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Joe DeLorenzo, under pressure, quits RI Democratic Party

PROVIDENCE, R.I. (WPRI) - Joseph DeLorenzo quit the Rhode Island Democratic Party altogether on Thursday, vacating his post as 2nd vice-chair before activists could oust him over controversial comments he made about sexual harassment.

DeLorenzo, 75, confirmed the decision in a statement to Eyewitness News. "It has been an honor to serve as the committee's 2nd vice-chair for the past 27 years," he said. "However, as a lifelong Democrat, this is no longer the party that I have known, loved and labored so hard for."

"No longer does the Democratic Party welcome all Democrats," DeLorenzo continued. "Instead, it has become a party where members of its far-left wing actively work to exclude anyone who does not, without question or dissent, follow and further their agenda. The fact that more Rhode Island citizens now list themselves as independent or unaffiliated rather than as Democrat is a reflection of these changes."

In a note attached to his statement, DeLorenzo pointed out he had received an award in 1993 for being a "Special Friend of the Rhode Island Commission on Women."

DeLorenzo's decision to disaffiliate was confirmed by Rep. Joseph McNamara, the party's chairman, who along with House Speaker Nicholas Mattiello had been increasingly isolated for refusing to call for DeLorenzo's resignation.

"This has been a difficult time in state party politics, when one of our leaders made unacceptably insensitive statements about sexual harassment, dismissing a state representative's experience and that of many women in our society; this is an issue Democratic leaders have fought to combat," McNamara, D-Warwick, said in a statement.

McNamra also announced he is appointing Central Falls Mayor James Diossa to succeed DeLorenzo as 2nd vice-chair, and former state Rep. Agostinho "Gus" Silva of Central Falls to fill Diossa's current seat on the state party committee.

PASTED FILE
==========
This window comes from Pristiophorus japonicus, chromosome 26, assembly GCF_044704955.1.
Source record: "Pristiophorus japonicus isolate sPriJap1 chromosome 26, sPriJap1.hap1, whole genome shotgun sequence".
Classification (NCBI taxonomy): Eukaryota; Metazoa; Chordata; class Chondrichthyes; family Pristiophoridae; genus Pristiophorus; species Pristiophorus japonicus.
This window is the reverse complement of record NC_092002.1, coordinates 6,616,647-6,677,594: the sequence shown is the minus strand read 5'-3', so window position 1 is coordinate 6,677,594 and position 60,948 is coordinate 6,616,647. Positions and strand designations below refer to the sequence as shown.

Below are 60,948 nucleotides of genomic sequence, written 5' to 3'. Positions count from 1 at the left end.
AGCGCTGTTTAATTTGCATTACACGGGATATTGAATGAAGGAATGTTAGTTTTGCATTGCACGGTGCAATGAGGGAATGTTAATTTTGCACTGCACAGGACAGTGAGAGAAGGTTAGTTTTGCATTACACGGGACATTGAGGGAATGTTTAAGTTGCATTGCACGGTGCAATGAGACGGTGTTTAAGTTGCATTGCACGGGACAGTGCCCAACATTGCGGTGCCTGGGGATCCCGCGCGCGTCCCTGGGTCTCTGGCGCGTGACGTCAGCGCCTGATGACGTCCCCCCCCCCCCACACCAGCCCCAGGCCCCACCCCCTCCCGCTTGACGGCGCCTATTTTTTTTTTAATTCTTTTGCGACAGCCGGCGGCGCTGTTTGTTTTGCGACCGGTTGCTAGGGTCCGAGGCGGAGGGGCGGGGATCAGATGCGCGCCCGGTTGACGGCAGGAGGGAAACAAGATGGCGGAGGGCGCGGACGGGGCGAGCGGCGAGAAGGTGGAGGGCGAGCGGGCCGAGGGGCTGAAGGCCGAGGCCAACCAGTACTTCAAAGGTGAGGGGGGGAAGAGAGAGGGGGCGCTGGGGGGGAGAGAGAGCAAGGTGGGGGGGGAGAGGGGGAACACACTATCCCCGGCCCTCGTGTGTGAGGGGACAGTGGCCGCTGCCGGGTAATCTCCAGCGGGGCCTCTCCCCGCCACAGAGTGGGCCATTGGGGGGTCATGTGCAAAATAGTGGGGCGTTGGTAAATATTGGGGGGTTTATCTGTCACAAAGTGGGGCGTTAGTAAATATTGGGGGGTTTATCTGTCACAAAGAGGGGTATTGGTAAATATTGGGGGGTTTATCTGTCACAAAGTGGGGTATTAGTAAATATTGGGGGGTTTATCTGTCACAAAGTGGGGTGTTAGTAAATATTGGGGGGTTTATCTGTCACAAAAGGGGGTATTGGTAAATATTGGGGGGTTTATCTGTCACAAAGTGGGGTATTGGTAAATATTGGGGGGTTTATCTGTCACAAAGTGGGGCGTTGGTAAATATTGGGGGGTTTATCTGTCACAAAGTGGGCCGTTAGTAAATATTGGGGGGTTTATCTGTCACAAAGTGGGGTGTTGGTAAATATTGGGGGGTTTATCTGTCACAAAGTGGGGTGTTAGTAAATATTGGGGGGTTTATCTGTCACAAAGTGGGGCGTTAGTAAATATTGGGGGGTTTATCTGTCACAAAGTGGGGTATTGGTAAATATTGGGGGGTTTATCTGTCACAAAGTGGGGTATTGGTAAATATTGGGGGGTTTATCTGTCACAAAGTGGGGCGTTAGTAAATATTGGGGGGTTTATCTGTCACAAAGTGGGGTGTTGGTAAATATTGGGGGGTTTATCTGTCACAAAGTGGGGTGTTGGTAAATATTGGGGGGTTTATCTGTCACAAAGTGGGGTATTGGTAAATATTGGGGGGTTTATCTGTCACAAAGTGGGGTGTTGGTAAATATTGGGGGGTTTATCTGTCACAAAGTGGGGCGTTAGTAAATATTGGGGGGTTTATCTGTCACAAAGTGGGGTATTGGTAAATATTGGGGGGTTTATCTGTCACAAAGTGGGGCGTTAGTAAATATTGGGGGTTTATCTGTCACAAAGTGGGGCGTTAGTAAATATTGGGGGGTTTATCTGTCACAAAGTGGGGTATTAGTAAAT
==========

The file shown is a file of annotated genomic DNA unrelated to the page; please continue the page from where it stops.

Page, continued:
"Mayor Diossa exemplifies the future of this great party," McNamara said. "Elected at the age of 27, he was one of the youngest mayors in our state's history. He took his city of Central Falls - which was on the edge of bankruptcy - back to a strong, vibrant and growing urban center."

DeLorenzo's move came less than 24 hours after members of the Rhode Island Democratic Party Women's Caucus said they had collected the 60 necessary signatures to call an emergency party meeting, where they hoped to remove him from his post.

While the controversy surrounding DeLorenzo was initially sparked by his criticism of progressive activists as "left-wing whack jobs," the furor increased exponentially after he gave an interview to WADK's John DePetro where he suggested state Rep. Teresa Tanzi should reveal who sexually harassed her at the State House and questioned her account.

DeLorenzo apologized for his remarks earlier this week, but leaders of the women's caucus argued it was too little, too late.

Ted Nesi (tnesi@wpri.com) covers politics and the economy for WPRI.com. He writes Nesi's Notes on Saturdays and hosts Executive Suite. Follow him on Twitter and Facebook

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